The new DOE attitude is that they are in charge of your neighborhood. They can do whatever they want (sounds like the parents, eh?). You can talk to them until you are blue in the face but it makes no difference. The only way to get someone with decision-making power at DOE to pay attention to your complaints now is to sue them. Our civic association has sued DOE to get the principal to lock the schoolyard at night (it took 4 years but no more drug dealers and gang fights every night). Now they've made useless little parks in the schoolyards at a tremendous cost to taxpayers, so we are seeing drug deals again on the weekends in the schoolyard. Because of these schoolyard parks, you can no longer expect quiet on the weekends because teenagers are playing basketball from sunup to sundown.
We also sued DOE for the principal's defamatory statements and some big lies she told to our city council member and others. Although we documented everything and both cases settled, the principal is still there. Dont even bother trying to point out that a principal is a pathological liar and Captain Queeg in skirts. DOE is not interested in what the community thinks. They know everything.
Several years ago, when the school started opening at 6 AM, we began to have truck deliveries at 6 AM. The drivers would idle their motors and leave the refrigeration units on for 30-45 minutes. Once again, we were told by DOE that we had no right to complain about this new practice. What we did to make it stop was to contact the food companies and tell them we would organize a community boycott of their products. Now they deliver after 9 AM and they shut off the truck motors.
It is not necessarily quieter at night, nor is it quieter during the summer. There are often school activities in the evenings and sometimes die Kinder go on trips and come home late at night. You'll have 50 parent cars idling under your window for an hour, waiting for the bus.
If you're fortunate, your neighborhood school will not be open for summer school. Even if that is the case, though, summer is heavy construction season for DOE. With the Dinkins and Giuliani agencies, we were able to work out compromises about work times and there was consideration for the residents of the community. Not so with this crowd. It's their way or the highway. We've had heavy construction from 6 AM until 11 PM on weekdays and all day on weekends. They don't recognize that they are breaking the noise laws, nor do they care. We've had weeks at a time in the summer when we couldn't enjoy our porches and backyards because of the heavy dust settling on everything. Some contractors have set up Port-o-Sans on my neighbors' lawns. You would think that complaints from our city council member and state senator would cut some ice, but not with the Bloomberg DOE.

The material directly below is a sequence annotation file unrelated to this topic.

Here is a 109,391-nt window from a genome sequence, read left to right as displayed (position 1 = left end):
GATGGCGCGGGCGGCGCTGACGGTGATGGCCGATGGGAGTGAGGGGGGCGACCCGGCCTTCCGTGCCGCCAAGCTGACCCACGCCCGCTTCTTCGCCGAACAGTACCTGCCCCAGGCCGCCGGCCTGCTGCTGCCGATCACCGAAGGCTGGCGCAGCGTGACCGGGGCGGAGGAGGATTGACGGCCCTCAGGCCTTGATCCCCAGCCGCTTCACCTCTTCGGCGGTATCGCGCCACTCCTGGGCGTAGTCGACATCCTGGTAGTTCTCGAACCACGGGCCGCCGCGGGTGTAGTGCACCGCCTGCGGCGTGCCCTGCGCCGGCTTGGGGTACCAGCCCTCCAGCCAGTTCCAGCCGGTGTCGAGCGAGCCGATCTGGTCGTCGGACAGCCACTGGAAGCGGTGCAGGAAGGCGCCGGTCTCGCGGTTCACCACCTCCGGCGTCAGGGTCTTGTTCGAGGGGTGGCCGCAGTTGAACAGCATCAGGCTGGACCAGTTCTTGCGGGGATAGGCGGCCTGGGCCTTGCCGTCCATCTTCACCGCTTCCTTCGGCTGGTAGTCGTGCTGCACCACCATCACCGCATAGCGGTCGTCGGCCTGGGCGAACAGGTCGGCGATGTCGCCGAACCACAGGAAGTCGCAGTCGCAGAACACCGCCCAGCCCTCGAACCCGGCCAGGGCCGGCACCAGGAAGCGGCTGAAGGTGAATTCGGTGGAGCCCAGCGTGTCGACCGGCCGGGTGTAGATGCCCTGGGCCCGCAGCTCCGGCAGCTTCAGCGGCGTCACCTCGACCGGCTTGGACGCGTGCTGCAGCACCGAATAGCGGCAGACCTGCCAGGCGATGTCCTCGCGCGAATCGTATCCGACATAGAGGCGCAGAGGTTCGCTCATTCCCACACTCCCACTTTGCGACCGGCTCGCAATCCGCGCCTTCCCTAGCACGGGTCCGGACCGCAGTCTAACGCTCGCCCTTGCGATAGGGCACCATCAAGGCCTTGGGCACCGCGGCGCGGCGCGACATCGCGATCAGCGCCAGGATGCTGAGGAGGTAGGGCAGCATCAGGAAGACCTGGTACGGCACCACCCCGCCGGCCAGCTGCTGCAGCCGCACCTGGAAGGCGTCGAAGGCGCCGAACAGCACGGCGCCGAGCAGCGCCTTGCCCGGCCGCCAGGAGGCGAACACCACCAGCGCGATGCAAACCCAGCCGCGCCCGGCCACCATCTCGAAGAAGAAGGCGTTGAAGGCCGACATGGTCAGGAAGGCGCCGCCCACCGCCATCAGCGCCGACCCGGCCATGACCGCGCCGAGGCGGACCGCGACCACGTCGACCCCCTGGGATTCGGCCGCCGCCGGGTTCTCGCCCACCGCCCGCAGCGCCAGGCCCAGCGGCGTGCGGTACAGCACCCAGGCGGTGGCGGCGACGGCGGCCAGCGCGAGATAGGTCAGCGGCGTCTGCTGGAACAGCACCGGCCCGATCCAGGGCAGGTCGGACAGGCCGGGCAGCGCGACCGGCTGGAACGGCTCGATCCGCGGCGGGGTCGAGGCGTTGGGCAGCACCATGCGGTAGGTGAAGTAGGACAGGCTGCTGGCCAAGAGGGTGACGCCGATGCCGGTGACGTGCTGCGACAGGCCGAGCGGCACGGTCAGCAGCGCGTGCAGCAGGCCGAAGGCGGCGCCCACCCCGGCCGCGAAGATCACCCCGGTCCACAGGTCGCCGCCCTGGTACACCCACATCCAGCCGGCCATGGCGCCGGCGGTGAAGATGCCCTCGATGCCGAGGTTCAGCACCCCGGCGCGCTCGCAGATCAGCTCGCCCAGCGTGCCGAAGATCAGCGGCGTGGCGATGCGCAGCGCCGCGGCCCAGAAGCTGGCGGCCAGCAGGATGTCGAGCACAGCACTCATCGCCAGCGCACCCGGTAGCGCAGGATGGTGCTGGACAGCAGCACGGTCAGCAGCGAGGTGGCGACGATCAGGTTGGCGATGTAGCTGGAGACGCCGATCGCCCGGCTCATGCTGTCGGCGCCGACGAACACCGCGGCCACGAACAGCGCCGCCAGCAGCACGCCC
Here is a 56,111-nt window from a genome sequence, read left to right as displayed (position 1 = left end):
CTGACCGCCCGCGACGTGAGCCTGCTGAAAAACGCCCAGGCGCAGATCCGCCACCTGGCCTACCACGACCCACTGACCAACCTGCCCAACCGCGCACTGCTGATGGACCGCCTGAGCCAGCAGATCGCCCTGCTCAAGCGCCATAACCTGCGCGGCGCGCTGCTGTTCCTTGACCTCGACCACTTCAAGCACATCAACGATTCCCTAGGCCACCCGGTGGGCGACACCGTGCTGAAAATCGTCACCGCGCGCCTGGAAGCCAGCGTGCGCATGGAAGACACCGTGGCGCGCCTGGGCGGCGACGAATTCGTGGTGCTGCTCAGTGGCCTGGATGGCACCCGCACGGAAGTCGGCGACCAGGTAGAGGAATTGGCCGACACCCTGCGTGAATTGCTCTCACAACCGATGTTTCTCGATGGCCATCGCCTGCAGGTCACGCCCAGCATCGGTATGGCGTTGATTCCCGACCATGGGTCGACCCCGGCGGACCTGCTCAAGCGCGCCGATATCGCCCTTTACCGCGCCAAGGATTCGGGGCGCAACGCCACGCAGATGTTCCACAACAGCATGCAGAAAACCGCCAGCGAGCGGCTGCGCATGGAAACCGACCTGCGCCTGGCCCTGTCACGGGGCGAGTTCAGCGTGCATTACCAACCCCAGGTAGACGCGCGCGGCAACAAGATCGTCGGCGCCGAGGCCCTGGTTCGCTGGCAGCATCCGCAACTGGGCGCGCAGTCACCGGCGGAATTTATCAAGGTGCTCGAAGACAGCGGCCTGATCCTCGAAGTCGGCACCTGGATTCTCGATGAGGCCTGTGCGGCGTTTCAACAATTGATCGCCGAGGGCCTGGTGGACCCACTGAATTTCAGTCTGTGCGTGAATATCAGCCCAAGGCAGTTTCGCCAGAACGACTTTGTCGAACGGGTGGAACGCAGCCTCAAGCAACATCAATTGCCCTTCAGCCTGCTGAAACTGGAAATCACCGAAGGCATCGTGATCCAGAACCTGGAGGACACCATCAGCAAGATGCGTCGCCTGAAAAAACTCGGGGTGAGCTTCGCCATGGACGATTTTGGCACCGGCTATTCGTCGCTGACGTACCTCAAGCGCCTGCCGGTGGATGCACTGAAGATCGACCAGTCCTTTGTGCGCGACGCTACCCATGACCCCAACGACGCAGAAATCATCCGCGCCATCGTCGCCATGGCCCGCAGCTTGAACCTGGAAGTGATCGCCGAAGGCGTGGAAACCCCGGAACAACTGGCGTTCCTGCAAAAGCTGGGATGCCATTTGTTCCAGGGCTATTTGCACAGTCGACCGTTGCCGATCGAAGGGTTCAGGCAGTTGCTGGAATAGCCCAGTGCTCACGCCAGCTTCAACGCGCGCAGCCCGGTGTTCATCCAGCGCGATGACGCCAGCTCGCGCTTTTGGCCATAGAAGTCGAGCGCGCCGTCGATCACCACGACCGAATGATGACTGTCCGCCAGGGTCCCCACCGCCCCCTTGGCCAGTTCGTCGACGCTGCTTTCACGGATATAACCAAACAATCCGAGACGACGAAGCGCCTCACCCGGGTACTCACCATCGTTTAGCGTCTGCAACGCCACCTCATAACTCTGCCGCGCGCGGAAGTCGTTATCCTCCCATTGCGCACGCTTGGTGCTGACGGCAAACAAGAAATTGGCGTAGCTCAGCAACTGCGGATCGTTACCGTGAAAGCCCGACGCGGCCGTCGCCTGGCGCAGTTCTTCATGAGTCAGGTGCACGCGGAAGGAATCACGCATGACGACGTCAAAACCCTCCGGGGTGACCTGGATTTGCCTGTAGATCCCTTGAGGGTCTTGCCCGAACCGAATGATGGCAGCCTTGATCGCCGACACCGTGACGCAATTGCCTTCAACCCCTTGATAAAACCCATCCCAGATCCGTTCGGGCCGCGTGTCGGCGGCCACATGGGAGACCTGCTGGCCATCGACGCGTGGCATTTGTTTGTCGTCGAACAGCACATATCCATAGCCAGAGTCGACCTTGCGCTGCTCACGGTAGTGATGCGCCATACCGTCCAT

There ia a public high school five blocks from where we used to live. NYC DOE high schools are open from before 7 AM until after 9 PM almost every day. The kids start arriving at 7 AM, there are kids there until 4 PM and they hang out all over the neighborhood. There are after-school activities and then the facilities are rented out most weeknights to community groups. The high school athletic field is used 7 days a week. On weekends during game season, hundreds of family and friends will come from outside the neighborhood (in their cars) and stay all afternoon.
I haven't gotten to all the items on the list of why you should not buy near a public school, but the question is about comparable value. When we sold our house last year, it was valued at about 15% lower then comparable properties in the area. Your "discount" for living next to a high school may be slightly higher.
It's absolutely not worth buying near a school, even with the "discount". You may think your situation will be different but, having worked with civic groups across the city (including Manhattan) I can tell you that though the circumstances at each school may be slightly different, the living experience will not be better. But sometimes you can't protect idiots from themselves. Good luck.